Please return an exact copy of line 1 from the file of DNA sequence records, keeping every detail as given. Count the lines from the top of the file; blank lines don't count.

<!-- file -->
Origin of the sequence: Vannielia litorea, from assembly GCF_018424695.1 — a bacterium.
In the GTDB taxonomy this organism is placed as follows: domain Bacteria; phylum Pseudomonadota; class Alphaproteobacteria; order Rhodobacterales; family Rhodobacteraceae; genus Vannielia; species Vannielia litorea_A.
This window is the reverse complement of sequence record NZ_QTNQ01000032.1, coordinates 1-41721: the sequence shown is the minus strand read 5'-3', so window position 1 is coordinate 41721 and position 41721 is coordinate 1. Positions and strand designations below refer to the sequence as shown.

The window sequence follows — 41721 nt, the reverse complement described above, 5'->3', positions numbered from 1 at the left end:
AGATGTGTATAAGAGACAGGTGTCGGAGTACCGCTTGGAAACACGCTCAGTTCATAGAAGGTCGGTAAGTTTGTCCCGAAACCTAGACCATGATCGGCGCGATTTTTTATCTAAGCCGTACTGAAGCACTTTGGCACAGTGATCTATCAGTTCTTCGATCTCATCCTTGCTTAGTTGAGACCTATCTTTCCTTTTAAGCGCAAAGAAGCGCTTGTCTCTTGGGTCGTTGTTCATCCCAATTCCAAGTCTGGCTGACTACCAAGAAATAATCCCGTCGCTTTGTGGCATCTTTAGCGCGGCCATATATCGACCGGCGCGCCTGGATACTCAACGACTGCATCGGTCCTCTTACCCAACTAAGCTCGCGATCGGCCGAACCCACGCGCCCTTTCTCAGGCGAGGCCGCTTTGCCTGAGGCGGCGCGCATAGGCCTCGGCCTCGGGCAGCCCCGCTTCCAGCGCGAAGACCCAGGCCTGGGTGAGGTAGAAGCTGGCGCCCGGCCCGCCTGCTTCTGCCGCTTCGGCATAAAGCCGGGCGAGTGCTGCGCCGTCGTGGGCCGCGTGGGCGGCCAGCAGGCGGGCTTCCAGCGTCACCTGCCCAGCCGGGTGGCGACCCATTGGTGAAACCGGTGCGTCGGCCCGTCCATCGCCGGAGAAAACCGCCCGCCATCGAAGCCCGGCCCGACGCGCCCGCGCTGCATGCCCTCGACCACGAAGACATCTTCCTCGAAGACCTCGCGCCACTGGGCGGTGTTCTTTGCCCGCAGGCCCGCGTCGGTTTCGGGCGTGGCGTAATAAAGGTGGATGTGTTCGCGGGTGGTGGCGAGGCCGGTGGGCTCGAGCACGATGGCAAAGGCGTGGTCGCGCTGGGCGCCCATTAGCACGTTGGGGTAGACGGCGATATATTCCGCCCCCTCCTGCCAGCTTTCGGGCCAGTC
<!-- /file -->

Origin of the sequence: Vannielia litorea, from assembly GCF_018424695.1 — a bacterium.